Getting Started with Stack Navigator using react-navigation 5 in React Native and Expo apps

AM

Aman MittalFebruary 21, 2020

16 min read3061 words

React Navigation as the library released its 5th stable version recently, just being two years old. Without a doubt, it is one of the most popular navigation solutions in React Native apps that also has support for the Expo.

Recently, it underwent some core changes and how you used to define routes till react-navigation version 4.x.x has some major changes as to how you are going to define routes using the latest version of the library.

Some of the major highlights the team of maintainers released in a blog post are that the navigation patterns are now more component-based, common use cases can now be handled with pre-defined Hooks, new architecture allows you to configure and update a screen from the component itself and some other changes that you can dwell in the blog post here.

The major highlight from these new changes in the component based configuration. If you have experience developing with web development libraries such as Reactjs in combination with react-router, you won't experience much of a learning curve here. However, if you are diving into React Native recently, and chances are that you are going to use react-navigation, I'd recommend starting with this latest version. I hope this tutorial serves as a starting point or a refreshing one in your journey.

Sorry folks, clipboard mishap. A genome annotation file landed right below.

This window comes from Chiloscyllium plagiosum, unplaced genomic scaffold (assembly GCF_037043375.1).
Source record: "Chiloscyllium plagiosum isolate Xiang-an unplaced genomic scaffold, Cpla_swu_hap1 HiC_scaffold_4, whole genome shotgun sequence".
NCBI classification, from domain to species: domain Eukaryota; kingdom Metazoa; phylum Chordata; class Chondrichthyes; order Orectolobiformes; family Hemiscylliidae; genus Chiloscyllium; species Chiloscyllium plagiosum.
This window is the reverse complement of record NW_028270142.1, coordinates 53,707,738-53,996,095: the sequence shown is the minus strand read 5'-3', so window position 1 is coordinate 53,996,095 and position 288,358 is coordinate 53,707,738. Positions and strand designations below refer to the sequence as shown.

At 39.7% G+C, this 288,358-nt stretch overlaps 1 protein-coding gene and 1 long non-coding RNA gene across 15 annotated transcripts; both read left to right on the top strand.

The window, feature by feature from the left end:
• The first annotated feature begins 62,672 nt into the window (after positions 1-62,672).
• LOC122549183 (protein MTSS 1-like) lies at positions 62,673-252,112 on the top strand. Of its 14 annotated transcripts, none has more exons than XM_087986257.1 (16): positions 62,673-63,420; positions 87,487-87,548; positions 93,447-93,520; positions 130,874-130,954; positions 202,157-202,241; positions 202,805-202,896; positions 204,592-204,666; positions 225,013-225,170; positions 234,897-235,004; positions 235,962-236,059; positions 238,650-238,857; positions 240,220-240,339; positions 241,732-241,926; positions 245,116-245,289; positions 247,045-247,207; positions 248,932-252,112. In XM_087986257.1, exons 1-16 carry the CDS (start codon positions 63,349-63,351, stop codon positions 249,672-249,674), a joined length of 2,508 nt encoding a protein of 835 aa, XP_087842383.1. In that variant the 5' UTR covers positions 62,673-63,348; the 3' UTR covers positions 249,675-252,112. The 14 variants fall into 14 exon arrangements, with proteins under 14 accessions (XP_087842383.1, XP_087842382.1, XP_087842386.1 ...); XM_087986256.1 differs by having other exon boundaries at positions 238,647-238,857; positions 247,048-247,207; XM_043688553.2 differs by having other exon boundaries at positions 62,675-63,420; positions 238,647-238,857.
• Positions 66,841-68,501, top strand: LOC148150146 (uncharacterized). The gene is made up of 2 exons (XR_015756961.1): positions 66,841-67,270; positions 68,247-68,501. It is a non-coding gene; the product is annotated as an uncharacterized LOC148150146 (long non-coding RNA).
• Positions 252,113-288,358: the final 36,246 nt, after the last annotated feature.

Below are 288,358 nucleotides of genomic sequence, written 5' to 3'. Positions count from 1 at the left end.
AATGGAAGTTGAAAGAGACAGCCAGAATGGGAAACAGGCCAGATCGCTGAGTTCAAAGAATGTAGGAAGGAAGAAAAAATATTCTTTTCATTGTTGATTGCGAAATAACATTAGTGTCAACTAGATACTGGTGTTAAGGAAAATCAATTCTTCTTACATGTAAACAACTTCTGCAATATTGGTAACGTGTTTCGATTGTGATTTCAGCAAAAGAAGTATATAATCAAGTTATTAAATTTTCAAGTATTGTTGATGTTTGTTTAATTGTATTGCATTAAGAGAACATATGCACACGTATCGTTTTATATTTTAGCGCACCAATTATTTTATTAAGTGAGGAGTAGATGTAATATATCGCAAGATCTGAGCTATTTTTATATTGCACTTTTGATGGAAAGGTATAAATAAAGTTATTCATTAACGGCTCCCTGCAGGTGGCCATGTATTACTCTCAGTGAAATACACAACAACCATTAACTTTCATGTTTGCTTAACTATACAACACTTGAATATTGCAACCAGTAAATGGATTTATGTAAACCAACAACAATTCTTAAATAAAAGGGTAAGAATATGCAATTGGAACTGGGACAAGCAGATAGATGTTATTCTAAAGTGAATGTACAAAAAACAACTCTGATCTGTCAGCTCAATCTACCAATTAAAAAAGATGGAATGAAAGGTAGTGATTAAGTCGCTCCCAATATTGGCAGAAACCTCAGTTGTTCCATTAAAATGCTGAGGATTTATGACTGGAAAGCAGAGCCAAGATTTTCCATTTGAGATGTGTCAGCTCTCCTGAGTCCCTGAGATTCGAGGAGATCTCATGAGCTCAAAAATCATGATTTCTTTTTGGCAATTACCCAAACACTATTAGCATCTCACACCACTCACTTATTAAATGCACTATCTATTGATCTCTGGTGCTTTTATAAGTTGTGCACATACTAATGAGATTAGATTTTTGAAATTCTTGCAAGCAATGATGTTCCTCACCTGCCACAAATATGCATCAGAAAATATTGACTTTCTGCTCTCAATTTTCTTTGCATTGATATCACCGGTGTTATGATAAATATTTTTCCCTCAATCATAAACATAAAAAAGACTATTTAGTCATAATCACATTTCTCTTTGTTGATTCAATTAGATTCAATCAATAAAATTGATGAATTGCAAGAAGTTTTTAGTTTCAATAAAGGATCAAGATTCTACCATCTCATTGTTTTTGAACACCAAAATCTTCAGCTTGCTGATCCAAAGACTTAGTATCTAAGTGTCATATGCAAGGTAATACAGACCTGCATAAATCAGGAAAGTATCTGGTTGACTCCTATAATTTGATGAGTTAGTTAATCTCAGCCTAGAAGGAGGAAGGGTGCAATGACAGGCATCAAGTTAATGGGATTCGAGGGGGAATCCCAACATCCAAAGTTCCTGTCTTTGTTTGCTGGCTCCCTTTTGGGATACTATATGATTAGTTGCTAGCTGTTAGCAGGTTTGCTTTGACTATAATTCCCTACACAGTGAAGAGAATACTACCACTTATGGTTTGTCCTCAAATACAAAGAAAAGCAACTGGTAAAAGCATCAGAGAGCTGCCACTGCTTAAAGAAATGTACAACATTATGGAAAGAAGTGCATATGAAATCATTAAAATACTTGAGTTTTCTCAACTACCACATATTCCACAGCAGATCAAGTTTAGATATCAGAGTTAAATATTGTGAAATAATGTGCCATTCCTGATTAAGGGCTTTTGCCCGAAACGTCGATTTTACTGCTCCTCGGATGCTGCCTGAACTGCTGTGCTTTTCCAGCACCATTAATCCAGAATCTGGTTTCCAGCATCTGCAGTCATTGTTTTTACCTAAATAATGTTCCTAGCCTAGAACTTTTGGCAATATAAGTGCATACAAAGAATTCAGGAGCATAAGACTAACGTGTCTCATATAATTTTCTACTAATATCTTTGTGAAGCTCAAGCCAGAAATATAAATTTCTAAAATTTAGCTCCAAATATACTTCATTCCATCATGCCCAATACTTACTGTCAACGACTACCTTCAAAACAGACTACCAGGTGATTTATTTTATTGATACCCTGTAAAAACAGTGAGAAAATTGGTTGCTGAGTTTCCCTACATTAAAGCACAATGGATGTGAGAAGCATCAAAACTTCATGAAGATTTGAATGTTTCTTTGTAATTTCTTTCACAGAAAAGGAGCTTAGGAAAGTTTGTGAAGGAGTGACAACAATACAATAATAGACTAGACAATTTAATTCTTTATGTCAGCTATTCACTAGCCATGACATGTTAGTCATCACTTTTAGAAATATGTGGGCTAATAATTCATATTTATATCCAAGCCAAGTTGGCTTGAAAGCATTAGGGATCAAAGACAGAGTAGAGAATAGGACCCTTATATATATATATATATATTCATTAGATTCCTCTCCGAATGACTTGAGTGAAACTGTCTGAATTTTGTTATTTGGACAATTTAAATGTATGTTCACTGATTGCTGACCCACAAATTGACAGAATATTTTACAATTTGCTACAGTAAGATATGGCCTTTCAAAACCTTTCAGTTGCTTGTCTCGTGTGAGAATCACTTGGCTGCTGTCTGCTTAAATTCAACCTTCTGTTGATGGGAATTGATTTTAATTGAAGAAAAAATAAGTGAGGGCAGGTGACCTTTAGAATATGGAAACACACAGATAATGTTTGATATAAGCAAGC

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Table of contents#

  • Install dependencies
  • Create mock screens
  • Create a basic stack navigator
  • Specifying options for each screen in Stack Navigator
  • Navigating between two screens
  • Enabling gestures in react-navigation
  • Passing data between routes
  • How to use params in the screen's title
  • Using common screenOptions to modify header styles
  • Making the back button title invisible on iOS
  • Understanding header modes and changing it in an Android app
  • Directly navigating from the third screen to the top of the stack screen navigator
  • Conclusion

Requirements#

Requirements for this tutorial is simple. Have the following installed on your local dev environment.